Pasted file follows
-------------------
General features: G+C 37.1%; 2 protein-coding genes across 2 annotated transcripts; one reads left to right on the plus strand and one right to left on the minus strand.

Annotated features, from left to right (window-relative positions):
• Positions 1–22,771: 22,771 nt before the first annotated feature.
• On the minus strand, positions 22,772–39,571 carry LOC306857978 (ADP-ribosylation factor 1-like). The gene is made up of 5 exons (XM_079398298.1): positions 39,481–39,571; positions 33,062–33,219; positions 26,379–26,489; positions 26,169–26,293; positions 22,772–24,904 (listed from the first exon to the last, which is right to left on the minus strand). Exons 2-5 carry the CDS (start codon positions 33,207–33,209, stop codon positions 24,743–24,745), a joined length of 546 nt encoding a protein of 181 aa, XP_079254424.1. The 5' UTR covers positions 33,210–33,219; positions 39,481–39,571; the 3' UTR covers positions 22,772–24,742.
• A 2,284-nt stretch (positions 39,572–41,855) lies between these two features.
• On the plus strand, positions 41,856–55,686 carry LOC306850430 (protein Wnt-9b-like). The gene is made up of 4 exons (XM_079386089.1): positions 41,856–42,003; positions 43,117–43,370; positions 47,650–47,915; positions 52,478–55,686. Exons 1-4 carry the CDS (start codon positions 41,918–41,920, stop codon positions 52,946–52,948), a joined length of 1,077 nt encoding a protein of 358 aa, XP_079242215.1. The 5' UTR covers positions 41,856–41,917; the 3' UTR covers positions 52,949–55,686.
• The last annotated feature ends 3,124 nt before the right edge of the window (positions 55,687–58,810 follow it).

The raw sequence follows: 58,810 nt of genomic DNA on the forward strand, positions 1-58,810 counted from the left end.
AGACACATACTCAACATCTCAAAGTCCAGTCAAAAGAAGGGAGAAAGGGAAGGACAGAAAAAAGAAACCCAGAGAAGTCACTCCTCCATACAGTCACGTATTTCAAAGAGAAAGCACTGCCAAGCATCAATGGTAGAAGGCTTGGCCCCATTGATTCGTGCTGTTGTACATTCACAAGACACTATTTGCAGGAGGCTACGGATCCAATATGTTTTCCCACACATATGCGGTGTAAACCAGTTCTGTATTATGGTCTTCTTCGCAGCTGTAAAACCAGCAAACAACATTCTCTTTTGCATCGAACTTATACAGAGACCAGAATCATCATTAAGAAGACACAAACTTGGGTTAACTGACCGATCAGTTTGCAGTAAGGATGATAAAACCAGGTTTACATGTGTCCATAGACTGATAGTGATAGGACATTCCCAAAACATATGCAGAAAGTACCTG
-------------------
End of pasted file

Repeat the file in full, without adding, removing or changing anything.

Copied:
General features: G+C 37.1%; 2 protein-coding genes across 2 annotated transcripts; one reads left to right on the plus strand and one right to left on the minus strand.

Annotated features, from left to right (window-relative positions):
• Positions 1–22,771: 22,771 nt before the first annotated feature.
• On the minus strand, positions 22,772–39,571 carry LOC306857978 (ADP-ribosylation factor 1-like). The gene is made up of 5 exons (XM_079398298.1): positions 39,481–39,571; positions 33,062–33,219; positions 26,379–26,489; positions 26,169–26,293; positions 22,772–24,904 (listed from the first exon to the last, which is right to left on the minus strand). Exons 2-5 carry the CDS (start codon positions 33,207–33,209, stop codon positions 24,743–24,745), a joined length of 546 nt encoding a protein of 181 aa, XP_079254424.1. The 5' UTR covers positions 33,210–33,219; positions 39,481–39,571; the 3' UTR covers positions 22,772–24,742.
• A 2,284-nt stretch (positions 39,572–41,855) lies between these two features.
• On the plus strand, positions 41,856–55,686 carry LOC306850430 (protein Wnt-9b-like). The gene is made up of 4 exons (XM_079386089.1): positions 41,856–42,003; positions 43,117–43,370; positions 47,650–47,915; positions 52,478–55,686. Exons 1-4 carry the CDS (start codon positions 41,918–41,920, stop codon positions 52,946–52,948), a joined length of 1,077 nt encoding a protein of 358 aa, XP_079242215.1. The 5' UTR covers positions 41,856–41,917; the 3' UTR covers positions 52,949–55,686.
• The last annotated feature ends 3,124 nt before the right edge of the window (positions 55,687–58,810 follow it).

The raw sequence follows: 58,810 nt of genomic DNA on the forward strand, positions 1-58,810 counted from the left end.
AGACACATACTCAACATCTCAAAGTCCAGTCAAAAGAAGGGAGAAAGGGAAGGACAGAAAAAAGAAACCCAGAGAAGTCACTCCTCCATACAGTCACGTATTTCAAAGAGAAAGCACTGCCAAGCATCAATGGTAGAAGGCTTGGCCCCATTGATTCGTGCTGTTGTACATTCACAAGACACTATTTGCAGGAGGCTACGGATCCAATATGTTTTCCCACACATATGCGGTGTAAACCAGTTCTGTATTATGGTCTTCTTCGCAGCTGTAAAACCAGCAAACAACATTCTCTTTTGCATCGAACTTATACAGAGACCAGAATCATCATTAAGAAGACACAAACTTGGGTTAACTGACCGATCAGTTTGCAGTAAGGATGATAAAACCAGGTTTACATGTGTCCATAGACTGATAGTGATAGGACATTCCCAAAACATATGCAGAAAGTACCTG